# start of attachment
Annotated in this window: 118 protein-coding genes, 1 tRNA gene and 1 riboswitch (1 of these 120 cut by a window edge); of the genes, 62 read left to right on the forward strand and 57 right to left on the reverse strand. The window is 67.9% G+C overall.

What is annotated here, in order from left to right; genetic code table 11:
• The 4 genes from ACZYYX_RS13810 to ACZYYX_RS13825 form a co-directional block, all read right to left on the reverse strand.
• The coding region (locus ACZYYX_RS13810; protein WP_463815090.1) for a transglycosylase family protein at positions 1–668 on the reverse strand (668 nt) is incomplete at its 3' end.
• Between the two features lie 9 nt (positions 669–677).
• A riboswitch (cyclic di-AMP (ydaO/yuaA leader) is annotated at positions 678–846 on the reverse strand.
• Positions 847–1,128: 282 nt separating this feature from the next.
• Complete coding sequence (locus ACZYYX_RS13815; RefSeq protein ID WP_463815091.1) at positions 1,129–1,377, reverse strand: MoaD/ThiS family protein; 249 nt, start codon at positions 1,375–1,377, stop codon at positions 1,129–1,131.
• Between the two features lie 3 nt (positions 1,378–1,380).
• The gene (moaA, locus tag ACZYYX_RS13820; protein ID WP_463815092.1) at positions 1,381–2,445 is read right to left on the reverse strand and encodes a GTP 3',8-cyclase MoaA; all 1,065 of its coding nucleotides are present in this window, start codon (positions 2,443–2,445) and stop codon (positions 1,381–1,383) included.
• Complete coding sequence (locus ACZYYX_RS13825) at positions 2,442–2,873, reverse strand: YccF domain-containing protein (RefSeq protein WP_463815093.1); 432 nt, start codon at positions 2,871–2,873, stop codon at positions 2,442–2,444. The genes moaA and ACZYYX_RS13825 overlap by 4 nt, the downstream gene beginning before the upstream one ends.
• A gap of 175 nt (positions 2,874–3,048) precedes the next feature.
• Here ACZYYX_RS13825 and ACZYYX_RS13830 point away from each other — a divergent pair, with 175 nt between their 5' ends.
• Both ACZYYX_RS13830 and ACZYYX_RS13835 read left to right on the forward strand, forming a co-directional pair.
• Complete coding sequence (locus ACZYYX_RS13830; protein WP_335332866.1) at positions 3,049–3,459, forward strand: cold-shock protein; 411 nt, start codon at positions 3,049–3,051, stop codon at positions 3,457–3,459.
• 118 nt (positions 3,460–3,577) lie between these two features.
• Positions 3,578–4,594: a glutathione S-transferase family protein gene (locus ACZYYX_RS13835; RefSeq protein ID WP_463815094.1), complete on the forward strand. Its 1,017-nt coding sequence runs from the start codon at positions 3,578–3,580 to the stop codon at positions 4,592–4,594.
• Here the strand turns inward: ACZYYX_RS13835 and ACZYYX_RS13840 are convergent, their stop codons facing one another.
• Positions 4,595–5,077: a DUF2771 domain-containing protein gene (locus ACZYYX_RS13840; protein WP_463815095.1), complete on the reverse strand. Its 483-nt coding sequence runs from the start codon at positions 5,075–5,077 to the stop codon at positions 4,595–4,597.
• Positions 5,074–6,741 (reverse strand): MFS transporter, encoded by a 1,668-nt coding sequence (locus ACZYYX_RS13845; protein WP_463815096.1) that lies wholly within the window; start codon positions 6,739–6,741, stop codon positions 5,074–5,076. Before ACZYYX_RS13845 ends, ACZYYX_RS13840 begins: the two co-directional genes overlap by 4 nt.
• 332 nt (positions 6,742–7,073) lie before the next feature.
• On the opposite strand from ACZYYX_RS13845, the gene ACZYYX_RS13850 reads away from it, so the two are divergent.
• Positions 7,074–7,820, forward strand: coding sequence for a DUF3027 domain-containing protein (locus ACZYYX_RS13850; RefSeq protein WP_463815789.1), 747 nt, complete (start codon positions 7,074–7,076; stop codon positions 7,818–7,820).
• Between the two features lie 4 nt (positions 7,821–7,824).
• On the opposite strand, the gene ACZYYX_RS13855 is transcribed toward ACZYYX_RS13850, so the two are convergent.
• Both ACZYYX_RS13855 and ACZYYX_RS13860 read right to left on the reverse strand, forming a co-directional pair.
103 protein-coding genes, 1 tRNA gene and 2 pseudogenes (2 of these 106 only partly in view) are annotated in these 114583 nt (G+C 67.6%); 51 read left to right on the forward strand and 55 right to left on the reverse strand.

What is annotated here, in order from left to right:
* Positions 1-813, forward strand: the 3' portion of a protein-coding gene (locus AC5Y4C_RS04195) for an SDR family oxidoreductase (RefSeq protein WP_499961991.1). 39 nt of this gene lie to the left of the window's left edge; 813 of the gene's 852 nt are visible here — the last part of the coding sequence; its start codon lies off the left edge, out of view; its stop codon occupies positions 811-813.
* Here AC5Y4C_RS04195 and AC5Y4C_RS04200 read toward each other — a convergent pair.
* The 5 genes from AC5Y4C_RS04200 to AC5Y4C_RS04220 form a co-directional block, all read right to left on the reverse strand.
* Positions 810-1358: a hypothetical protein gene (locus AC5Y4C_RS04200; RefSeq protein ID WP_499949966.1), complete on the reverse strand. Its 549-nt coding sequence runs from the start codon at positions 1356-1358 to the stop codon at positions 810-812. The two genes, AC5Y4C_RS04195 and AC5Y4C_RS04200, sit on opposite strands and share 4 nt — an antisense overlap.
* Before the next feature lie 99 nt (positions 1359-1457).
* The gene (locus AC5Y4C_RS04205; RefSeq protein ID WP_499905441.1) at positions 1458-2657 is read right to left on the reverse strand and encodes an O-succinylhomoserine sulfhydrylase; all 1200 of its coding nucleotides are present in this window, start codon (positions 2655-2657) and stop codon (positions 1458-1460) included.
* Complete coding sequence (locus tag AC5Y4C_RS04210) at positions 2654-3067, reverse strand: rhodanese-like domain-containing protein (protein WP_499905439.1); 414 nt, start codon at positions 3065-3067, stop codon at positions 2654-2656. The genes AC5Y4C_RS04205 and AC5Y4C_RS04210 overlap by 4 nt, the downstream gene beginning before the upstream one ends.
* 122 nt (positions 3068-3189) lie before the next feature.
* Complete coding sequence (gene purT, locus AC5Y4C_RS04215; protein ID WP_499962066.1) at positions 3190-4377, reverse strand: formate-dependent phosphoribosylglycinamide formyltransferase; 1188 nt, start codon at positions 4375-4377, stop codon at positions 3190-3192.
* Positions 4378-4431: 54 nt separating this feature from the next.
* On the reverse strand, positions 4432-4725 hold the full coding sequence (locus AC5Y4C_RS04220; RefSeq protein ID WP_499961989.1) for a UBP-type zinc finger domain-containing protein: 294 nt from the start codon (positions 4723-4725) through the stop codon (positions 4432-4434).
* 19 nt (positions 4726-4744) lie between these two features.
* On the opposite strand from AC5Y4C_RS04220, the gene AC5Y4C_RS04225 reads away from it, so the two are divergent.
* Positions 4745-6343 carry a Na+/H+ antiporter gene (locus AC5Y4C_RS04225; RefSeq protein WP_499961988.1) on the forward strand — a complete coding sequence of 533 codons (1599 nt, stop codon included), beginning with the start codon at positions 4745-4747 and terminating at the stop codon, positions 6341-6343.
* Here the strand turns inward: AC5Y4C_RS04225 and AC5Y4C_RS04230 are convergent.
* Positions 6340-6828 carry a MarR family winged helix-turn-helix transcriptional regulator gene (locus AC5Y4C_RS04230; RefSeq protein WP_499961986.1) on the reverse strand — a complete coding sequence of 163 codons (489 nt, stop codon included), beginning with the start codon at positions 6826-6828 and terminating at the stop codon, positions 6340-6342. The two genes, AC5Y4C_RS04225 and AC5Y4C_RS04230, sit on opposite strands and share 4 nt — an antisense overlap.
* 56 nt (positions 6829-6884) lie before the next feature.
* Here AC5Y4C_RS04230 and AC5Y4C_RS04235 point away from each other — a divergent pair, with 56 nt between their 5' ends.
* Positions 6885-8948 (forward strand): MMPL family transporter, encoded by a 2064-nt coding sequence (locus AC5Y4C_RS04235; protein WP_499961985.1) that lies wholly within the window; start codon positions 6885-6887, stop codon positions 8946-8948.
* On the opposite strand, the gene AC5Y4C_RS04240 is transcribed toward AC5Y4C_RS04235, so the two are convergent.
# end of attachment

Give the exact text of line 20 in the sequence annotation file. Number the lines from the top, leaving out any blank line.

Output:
• Positions 5,074–6,741 (reverse strand): MFS transporter, encoded by a 1,668-nt coding sequence (locus ACZYYX_RS13845; protein WP_463815096.1) that lies wholly within the window; start codon positions 6,739–6,741, stop codon positions 5,074–5,076. Before ACZYYX_RS13845 ends, ACZYYX_RS13840 begins: the two co-directional genes overlap by 4 nt.